Playwright: adapted by Glenese Hand from the screenplay by Quentin Tarantino. At: Bare Knuckle Productions at the Ravenswood Studios, 4001 N. Ravenswood Ave. Tickets: 773-998-2671; www.bareknuckleproductions.org; $10-$20. Runs through: Jan. 25
The so-called "fair sex" are no less prone to violence than the bold, nor are they incapable of pack-mentality slaughter ( consider Greek tragedies like The Bacchae ), but even today, playwrights stubbornly refuse to write the kind of two-fisted, free-fire, no-prisonersyou know, funroles for women that they do for men. When your protagonist is a guuurrrl, prevailing wisdom dictates that aggression must invariably be 1 ) initiated within the domestic sphere, 2 ) reliant upon sexual manipulation and 3 ) fueled by an obsession as petty as it is pathological.
So what are the increasing number of theatrical combat-trained young women to do? In the 1990s, the now-disbanded Footsteps Theatre Company, followed by the Babes With Blades, turned to all-female productions of Shakespeare and fan-fiction tales to strut their belle sabreur swagger. The artists of Bare Knuckles Productions carry this solution a step further, casting across gender and color lines in pursuit of spectacle combining badass broads, blood and bullets.
The 2007 Quentin Tarantino action flick Inglourious Basterdsitself a remake of a 1978 Italian potboileris the perfect vehicle for the Bare Knuckles aesthetic, as the World War II fantasy scenario revolves around two separate plans to assassinate the indisputably evil leaders of the Third Reich. One stratagem involves the owner of a movie theater hosting a premiere with Nazi VIPs in attendance; the other, a covert mission undertaken by a cheerfully amoral squad of all-American rowdies.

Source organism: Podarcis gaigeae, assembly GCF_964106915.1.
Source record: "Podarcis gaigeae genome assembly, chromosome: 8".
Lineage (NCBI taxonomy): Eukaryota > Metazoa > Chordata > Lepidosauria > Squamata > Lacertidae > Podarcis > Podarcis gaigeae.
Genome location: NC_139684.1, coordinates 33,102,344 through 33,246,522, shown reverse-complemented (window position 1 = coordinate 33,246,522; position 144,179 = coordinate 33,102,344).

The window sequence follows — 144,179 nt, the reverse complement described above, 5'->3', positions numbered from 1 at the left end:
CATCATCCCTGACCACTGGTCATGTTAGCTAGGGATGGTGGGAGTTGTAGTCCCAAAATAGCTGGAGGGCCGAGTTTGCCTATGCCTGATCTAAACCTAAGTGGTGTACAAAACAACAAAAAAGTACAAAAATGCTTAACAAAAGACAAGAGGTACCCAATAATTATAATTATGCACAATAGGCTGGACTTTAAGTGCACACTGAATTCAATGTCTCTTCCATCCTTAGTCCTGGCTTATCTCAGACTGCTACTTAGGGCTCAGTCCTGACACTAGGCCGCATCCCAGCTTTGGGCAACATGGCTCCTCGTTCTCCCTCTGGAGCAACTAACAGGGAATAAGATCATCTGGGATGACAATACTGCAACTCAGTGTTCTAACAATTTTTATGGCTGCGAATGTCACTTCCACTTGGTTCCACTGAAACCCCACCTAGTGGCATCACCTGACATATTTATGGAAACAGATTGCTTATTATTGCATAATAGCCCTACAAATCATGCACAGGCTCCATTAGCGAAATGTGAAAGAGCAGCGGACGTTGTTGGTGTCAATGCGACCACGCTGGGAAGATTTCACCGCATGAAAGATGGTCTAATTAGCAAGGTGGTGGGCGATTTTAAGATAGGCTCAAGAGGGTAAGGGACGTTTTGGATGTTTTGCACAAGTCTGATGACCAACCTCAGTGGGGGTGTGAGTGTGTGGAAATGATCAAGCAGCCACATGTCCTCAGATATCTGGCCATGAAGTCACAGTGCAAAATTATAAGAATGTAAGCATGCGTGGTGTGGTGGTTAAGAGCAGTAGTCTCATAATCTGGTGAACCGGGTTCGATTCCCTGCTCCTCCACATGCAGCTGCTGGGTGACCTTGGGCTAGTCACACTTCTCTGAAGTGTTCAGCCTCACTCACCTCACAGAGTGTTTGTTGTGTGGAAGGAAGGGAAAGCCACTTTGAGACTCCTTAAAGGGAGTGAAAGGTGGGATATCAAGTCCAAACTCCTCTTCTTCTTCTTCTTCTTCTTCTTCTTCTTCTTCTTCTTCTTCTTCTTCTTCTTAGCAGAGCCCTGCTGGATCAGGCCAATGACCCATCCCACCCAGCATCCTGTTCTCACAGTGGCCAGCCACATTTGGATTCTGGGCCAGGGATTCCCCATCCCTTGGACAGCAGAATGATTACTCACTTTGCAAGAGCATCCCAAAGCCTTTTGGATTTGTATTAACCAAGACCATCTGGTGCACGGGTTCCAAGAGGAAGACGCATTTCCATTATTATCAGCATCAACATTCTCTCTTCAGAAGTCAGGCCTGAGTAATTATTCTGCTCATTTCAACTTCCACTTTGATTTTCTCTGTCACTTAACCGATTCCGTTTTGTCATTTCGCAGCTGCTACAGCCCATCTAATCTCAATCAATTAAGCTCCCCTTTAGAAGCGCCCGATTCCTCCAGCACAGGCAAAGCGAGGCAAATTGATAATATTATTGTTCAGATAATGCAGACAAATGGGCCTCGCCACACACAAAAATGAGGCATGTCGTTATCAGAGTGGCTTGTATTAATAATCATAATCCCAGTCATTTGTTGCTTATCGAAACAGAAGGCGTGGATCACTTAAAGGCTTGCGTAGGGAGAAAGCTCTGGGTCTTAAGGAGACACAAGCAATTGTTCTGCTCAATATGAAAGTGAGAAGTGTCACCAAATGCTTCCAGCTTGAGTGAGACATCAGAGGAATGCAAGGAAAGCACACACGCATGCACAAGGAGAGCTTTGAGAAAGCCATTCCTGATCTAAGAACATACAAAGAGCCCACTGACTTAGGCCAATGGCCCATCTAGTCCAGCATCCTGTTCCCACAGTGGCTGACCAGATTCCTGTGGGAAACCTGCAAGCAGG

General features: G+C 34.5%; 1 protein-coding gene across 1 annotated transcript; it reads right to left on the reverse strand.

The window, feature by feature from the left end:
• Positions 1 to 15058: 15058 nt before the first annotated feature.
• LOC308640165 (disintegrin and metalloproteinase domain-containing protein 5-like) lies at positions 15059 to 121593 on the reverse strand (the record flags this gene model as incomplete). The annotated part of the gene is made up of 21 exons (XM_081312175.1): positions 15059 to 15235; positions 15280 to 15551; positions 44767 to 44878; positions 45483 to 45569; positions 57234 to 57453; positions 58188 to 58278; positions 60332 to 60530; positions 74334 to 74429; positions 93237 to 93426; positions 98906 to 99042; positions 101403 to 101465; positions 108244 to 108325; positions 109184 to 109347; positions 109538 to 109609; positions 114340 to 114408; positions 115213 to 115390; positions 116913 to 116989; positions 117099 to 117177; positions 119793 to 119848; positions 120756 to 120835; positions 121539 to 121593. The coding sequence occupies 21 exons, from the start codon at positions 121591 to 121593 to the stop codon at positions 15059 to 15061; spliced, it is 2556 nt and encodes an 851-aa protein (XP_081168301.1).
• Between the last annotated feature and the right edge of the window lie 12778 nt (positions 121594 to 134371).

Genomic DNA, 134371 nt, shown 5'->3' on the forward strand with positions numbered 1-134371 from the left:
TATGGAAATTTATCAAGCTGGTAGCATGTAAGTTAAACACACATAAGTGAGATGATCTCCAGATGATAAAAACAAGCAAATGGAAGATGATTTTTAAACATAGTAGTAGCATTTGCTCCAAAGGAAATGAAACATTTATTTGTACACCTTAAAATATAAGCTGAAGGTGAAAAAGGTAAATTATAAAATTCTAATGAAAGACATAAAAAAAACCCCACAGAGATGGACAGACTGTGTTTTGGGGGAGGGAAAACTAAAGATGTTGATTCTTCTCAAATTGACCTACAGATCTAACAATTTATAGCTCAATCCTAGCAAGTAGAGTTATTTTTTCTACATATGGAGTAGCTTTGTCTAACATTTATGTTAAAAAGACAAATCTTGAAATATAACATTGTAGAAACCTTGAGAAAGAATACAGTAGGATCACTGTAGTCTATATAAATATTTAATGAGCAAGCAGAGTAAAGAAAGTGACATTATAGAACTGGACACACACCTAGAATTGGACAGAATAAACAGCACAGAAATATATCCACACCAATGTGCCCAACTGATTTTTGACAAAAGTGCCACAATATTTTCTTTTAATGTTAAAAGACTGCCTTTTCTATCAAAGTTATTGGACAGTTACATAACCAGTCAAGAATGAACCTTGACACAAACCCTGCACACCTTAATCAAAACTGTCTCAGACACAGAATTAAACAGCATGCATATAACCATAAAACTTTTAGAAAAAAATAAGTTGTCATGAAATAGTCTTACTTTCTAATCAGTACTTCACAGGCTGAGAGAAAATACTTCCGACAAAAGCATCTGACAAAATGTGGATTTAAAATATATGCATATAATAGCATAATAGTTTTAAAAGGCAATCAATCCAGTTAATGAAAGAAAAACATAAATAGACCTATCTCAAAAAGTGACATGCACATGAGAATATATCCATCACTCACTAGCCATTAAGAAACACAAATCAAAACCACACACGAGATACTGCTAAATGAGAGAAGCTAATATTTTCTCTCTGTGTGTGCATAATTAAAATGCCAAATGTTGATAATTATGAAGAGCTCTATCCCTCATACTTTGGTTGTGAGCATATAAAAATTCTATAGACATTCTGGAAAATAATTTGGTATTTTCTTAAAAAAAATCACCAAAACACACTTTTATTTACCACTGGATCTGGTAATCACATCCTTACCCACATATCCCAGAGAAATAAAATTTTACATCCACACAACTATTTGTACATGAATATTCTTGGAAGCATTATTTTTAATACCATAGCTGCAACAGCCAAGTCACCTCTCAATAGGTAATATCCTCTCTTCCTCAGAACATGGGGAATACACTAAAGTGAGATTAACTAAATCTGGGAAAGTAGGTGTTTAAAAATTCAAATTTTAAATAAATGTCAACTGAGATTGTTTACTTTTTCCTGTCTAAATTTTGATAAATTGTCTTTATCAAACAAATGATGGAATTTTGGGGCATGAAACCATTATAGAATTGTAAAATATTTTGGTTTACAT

Veteran Chicago trouper Maggie Speer directs an unapologetically diverse ensemble led by Glenese Hand as a suave S.S. Commander and Sarah Nutt as his redneck Yankee nemesis, with Melinda Ryba and Lindsay Ashcroft playing femmes fatales ( whose wardrobes, replicated by Eli Borrowman, echo those of their cinematic counterparts ). There's no denying the DIY atmosphere invoked by an uncredited set design employing muslin curtains and manual scene-shifts, albeit enhanced by Jeremy Fodor and Keith Hand's incendiary aural and visual effectsbut the low-budget ambience is quickly dispelled by the conviction that the array of Chicago newcomers invest in Tarantino's comic-book yarn. Whether you've never seen the movie ( like me ) or can sing along with every word, there's always an added thrill to the good kicking the butts of the bad when it's right in the room with you.